When I left off, we had struggled through the first half of principal recording (meaning full band takes). We arrived at a point of renewed energy and vibe for this very tedious, extensive recording. Now to bring you up to today.
(By the way, I have been meaning to tell you, if you are a novice in music or recording It may be useful and fun to watch the first four or five episodes of a video series I produced with CFTC in 2012 called Getting Sound. The last episodes are at the top, so you will have to scroll down.)
The rest of principle recording went well. There were a couple of technical snafus that required a retake of a song but other than that sailing was smooth. It seemed like we had squeezed on through to the other side. Sorry, Mr. Morrison.
Overdubs began. Contrary to popular belief, the initial recording is where you get eighty to ninety percent of the finished sounds. And there were a few that we weren't quite happy with so we overdubbed or re-recorded these parts.
And The Squeeze came back. Between my business, my family and this recording I had no time left on the plate. During overdubs I was often up at dawn, working on my business until afternoon and then overdubbing at night, sometimes 'til three or four in the morning. 20+ hour days were not unheard of, and I know my wife was often wondering if I had died.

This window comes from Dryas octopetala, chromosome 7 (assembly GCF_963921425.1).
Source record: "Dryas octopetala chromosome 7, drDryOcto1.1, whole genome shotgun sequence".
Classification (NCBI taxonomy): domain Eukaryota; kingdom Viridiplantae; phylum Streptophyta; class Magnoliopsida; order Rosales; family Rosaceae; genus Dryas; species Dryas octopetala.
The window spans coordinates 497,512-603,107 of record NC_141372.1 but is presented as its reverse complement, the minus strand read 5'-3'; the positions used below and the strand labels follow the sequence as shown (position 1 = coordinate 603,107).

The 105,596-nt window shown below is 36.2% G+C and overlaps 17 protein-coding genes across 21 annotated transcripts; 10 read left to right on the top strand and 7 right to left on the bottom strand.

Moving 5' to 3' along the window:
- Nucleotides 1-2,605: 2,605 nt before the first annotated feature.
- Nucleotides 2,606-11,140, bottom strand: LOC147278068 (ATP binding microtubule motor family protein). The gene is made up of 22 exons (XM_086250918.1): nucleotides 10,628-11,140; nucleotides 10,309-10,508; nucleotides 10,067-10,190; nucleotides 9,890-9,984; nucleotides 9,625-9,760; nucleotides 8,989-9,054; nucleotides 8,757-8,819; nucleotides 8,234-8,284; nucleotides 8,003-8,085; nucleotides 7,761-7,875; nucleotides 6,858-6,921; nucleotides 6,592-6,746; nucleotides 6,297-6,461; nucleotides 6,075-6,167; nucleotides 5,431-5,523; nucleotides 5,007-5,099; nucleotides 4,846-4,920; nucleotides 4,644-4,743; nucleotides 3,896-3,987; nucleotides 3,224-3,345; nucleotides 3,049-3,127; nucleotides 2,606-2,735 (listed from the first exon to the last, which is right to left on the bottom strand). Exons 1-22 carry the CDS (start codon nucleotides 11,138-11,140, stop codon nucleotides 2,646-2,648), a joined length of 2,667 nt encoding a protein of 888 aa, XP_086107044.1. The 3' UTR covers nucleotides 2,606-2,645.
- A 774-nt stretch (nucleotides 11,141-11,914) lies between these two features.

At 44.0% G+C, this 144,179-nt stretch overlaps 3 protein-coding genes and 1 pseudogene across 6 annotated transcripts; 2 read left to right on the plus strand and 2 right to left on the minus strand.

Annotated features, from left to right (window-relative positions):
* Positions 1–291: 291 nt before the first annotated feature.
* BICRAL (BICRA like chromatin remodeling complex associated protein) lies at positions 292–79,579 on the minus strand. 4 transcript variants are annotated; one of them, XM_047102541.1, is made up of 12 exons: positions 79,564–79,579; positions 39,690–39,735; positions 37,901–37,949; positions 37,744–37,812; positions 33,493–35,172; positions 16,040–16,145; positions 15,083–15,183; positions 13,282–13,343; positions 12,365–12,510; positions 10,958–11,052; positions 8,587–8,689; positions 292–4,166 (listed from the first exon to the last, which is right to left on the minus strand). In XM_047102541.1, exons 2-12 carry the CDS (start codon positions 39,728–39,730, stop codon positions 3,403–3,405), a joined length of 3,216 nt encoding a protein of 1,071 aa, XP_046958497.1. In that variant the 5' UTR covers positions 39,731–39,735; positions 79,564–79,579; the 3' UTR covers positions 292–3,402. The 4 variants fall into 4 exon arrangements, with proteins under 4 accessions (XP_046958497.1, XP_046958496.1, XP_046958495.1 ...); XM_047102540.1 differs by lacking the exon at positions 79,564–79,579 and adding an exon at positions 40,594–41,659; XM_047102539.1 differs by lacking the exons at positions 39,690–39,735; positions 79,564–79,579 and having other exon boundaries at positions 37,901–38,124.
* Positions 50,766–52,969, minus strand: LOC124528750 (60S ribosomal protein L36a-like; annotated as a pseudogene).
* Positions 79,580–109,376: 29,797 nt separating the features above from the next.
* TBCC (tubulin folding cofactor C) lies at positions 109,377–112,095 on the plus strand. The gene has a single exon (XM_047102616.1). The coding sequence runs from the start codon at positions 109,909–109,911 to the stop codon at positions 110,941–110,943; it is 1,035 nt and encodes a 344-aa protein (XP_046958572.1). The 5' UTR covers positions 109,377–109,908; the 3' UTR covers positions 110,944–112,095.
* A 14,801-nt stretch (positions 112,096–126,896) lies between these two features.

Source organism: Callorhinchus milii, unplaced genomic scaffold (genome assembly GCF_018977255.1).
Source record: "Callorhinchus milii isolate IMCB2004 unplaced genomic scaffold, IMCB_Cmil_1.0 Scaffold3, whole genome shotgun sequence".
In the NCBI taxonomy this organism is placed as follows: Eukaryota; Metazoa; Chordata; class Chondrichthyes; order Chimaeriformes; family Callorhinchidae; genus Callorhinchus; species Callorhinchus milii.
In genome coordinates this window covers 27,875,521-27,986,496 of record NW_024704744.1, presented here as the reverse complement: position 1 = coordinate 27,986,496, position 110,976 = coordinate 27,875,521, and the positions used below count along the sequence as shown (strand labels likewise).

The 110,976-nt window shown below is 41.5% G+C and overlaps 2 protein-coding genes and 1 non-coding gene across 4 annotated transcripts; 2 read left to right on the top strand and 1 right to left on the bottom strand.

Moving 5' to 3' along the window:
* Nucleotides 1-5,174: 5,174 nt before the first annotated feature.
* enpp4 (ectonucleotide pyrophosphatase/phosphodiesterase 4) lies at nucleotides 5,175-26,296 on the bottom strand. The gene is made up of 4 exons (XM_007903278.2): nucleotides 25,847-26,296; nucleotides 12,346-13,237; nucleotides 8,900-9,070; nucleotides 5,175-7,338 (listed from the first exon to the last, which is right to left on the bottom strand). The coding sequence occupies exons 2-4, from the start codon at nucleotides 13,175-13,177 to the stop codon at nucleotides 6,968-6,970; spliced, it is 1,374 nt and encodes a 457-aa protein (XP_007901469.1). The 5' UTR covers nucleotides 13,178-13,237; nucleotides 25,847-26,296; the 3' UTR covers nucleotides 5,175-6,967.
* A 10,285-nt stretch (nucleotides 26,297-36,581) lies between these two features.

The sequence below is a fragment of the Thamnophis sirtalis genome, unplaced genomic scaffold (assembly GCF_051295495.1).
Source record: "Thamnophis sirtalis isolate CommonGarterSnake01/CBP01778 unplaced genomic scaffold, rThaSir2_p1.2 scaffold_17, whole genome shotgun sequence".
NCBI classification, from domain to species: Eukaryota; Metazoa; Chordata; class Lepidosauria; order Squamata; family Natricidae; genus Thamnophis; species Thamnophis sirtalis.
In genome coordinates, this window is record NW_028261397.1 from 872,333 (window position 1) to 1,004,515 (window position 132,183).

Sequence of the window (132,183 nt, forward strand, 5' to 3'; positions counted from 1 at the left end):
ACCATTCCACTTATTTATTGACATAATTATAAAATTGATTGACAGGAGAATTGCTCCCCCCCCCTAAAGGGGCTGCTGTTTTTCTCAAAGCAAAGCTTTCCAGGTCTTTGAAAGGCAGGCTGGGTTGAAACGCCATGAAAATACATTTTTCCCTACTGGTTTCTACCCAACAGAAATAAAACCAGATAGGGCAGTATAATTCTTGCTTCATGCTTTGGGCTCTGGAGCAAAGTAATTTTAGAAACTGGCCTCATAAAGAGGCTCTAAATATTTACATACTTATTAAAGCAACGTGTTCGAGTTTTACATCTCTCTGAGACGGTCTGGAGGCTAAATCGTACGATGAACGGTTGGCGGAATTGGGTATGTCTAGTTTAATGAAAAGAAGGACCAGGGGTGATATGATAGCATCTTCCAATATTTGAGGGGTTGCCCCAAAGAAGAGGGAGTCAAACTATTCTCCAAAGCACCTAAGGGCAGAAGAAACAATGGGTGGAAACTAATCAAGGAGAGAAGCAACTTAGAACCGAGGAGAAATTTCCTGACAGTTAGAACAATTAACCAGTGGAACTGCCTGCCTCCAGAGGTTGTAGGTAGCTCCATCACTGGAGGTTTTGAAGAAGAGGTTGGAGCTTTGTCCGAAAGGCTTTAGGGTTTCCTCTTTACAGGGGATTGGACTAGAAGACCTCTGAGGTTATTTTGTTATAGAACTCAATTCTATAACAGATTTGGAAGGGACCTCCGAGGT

But I wasn't the only one experiencing this. The band was on the road 3 or 4 days a week sometimes and were juggling their individual schedules as well. The Squeeze got tighter and we had only a week left, and a lot of vocals to do. Guess what? People started getting sick. Especially lead vocalists. Perfect.
Somehow, the days before the band went on the road for nearly two months, we squeezed the vocals out in a string of those 20+ hour days I was talking about. Whew. I breathed a sigh of relief. Again, I thought we had squeezed on through.
I started editing and cleaning all the tracks last Thursday, when the band left. I finished on Sunday. I started mixing on Monday and will be until this coming Monday. I am still waiting for horn tracks that I was supposed to receive Monday. I can't really call a song "mixed" until all the tracks are laid in, as a new sound can demand changes to other sounds in the mix. It sort of feels like working in limbo.
Yet, I am striving to make this record stand out. I want people to react. I want no one to listen and feel comforted by familiarity. I want people to either hate it or love it. I am taking each sound and finding it's characteristics and pushing them over the edge. It's odd because typically I have recordings I compare to what I am doing and referencing for quality and sonic character. I don't have that with The Squeeze. I am out on my own ledge of creativity and cannot think of anything to reference and compare with.
It's scary. The band could hate it. People could hate it. It could be too far outside of it's time or genre. But if I know one thing, it is that this fear, this terror, this is The Squeeze, and I must walk down the path of life with it until it ends. Because not being squeezed would be worse than death.